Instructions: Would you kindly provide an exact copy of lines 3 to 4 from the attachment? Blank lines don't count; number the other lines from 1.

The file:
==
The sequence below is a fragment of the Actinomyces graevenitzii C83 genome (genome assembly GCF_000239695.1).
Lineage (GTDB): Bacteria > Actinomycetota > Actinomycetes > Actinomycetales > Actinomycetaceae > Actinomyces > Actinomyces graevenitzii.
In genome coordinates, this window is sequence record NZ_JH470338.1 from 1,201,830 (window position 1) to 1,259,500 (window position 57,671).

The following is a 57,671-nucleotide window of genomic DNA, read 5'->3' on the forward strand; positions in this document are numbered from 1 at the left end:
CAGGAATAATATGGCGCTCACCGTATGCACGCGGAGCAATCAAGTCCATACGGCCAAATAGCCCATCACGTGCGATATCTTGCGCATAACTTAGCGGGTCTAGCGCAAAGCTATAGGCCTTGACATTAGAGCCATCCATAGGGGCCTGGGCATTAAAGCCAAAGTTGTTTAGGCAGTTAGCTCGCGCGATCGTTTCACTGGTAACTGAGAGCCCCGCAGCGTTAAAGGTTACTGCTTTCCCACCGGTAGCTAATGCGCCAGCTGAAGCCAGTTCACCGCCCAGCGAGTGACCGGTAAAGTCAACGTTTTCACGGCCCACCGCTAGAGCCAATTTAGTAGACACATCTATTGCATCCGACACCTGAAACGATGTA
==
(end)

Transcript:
In genome coordinates, this window is sequence record NZ_JH470338.1 from 1,201,830 (window position 1) to 1,259,500 (window position 57,671).

The following is a 57,671-nucleotide window of genomic DNA, read 5'->3' on the forward strand; positions in this document are numbered from 1 at the left end: